The lack of progress in global climate negotiations has caused scholars to refocus on prospects for lower-level agreements that might substitute for, supplement, or motivate a global mitigation agreement. This paper contributes to the emerging literature on polycentric approaches to climate change mitigation by arguing that: (1) the global climate is a common-pool resource, rather than a public good; (2) climate change negotiations are not a prisoner’s dilemma but an “assurance game,” the outcome of which depends on subjectively perceived probabilities of cooperation, which in turn depend on levels of mutual trust developed over time in multiple and diverse face-to-face interactions; (3) the UN’s massive, stilted, and brightly spotlighted climate change meetings clearly have failed to build the mutual trust needed for effective collective action on climate change; and (4) the greater number and frequency of communications afforded by polycentric approaches, including informal as well as formal, bilateral as well as multilateral, negotiations are more likely to inculcate mutual trust over time. Of particular interest among ongoing, sub-global negotiations is the recently established “US-China Climate Change Working Group.”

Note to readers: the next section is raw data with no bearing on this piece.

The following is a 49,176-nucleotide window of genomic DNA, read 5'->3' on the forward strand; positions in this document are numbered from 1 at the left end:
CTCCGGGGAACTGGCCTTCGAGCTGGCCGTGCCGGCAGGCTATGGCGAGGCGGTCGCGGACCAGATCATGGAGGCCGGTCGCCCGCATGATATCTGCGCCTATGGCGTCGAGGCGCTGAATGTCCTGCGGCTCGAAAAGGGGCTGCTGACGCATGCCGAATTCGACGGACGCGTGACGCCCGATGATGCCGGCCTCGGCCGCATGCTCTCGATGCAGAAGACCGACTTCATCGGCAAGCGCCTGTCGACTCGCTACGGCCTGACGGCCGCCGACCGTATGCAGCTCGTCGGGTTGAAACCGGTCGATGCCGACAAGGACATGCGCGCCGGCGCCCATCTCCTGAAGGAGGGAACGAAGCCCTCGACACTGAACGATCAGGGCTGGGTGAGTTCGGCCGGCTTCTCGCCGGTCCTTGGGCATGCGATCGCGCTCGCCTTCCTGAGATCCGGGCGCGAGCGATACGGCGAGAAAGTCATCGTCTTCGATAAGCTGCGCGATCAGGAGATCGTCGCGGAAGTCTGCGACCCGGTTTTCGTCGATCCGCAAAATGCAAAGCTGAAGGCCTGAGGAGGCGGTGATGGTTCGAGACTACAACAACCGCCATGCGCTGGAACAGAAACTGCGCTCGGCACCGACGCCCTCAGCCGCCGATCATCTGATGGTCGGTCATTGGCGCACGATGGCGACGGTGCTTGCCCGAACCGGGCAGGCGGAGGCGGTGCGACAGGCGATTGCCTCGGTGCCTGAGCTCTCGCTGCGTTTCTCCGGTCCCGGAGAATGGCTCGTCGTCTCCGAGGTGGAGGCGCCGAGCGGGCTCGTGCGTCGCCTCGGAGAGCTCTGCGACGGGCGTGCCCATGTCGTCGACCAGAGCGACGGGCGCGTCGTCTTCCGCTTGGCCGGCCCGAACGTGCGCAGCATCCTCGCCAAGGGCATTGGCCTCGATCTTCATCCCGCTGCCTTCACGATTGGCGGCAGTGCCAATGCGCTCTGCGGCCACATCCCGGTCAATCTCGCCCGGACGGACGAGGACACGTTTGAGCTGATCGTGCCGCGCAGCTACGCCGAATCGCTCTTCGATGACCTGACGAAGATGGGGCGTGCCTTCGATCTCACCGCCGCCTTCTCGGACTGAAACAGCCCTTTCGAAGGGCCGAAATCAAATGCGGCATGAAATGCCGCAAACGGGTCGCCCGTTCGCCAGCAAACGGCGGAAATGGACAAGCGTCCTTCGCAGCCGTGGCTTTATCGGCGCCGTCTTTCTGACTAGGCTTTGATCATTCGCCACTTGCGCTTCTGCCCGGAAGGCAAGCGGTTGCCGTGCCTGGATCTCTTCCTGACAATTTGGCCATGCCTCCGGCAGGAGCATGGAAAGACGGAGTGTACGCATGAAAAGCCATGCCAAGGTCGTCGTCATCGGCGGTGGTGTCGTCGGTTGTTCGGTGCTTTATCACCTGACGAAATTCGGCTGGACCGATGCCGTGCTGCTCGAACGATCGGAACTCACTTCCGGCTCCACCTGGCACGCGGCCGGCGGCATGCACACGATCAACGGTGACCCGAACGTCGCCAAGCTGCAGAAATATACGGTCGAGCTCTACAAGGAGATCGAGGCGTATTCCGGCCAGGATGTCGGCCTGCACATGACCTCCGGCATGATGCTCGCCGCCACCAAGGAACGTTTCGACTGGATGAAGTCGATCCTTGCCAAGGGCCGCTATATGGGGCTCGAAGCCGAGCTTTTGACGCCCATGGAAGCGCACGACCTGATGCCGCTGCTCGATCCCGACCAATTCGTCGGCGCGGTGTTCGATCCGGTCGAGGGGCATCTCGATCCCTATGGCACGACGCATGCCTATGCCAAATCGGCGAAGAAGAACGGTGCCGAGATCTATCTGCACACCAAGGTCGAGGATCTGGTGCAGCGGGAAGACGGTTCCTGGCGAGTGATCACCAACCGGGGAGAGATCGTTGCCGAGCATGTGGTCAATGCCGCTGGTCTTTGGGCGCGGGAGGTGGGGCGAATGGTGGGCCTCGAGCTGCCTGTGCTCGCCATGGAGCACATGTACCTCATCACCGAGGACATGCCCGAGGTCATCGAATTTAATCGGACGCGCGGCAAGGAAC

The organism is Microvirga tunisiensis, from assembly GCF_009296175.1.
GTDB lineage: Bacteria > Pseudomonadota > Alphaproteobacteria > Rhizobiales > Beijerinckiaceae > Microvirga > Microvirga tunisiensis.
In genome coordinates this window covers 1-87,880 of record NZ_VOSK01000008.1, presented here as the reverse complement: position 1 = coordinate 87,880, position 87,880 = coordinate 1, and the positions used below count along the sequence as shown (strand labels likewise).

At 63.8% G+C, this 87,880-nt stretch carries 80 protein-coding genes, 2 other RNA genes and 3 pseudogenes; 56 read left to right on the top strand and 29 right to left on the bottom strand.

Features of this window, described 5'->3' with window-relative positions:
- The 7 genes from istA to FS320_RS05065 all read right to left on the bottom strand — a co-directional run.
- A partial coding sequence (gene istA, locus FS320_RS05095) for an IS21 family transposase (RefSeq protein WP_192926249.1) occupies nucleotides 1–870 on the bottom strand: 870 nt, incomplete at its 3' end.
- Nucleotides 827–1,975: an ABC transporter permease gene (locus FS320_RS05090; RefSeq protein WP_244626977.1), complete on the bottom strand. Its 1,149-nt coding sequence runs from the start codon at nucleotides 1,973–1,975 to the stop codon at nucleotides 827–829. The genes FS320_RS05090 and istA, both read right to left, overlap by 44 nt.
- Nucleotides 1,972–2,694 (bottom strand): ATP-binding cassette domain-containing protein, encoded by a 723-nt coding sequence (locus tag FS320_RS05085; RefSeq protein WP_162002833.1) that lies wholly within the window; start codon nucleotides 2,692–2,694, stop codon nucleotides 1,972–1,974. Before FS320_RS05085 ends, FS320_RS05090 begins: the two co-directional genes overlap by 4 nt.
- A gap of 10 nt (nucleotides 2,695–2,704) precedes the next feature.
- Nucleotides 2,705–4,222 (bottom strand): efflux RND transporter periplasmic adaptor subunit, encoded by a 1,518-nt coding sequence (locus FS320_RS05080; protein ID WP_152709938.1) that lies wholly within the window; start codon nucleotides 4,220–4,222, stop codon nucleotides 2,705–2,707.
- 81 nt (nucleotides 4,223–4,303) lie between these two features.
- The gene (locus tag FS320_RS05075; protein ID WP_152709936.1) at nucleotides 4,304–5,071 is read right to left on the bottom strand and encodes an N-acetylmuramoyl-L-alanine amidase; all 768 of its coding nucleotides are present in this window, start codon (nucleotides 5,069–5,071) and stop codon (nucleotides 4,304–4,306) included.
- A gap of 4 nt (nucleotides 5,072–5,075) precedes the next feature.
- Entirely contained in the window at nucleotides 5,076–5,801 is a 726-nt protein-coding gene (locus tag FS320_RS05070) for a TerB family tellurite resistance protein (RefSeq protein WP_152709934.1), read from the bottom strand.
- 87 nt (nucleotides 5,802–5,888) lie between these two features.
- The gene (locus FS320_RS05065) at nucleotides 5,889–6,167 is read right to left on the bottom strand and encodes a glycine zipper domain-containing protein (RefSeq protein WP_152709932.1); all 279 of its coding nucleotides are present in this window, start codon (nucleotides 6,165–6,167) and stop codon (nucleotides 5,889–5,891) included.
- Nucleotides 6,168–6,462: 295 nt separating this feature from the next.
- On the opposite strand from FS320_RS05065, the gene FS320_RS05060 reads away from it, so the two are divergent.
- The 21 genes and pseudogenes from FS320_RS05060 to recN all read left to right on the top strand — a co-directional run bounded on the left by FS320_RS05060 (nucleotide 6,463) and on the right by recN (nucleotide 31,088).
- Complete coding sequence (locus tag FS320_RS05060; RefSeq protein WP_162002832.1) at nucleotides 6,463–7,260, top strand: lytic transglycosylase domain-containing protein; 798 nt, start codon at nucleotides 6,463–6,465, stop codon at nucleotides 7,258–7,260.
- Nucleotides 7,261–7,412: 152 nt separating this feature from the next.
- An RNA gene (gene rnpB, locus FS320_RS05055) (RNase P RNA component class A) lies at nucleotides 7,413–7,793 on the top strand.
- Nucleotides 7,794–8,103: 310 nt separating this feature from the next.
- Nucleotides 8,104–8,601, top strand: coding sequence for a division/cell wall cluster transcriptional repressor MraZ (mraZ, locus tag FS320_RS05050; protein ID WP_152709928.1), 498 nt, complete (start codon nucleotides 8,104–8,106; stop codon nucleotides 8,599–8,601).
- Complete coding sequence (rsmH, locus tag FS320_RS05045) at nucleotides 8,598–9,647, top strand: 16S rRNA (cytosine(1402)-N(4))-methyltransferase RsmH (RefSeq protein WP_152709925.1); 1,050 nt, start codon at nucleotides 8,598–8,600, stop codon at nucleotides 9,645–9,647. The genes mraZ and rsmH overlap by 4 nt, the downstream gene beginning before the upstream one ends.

Friday, December 20, 2013
"Trust, Cooperation, and Polycentric Climate Negotiations"
That's the title of my new working paper, now posted on SSRN (here). Here is the abstract:
Posted by Daniel H. Cole at 10:36 PM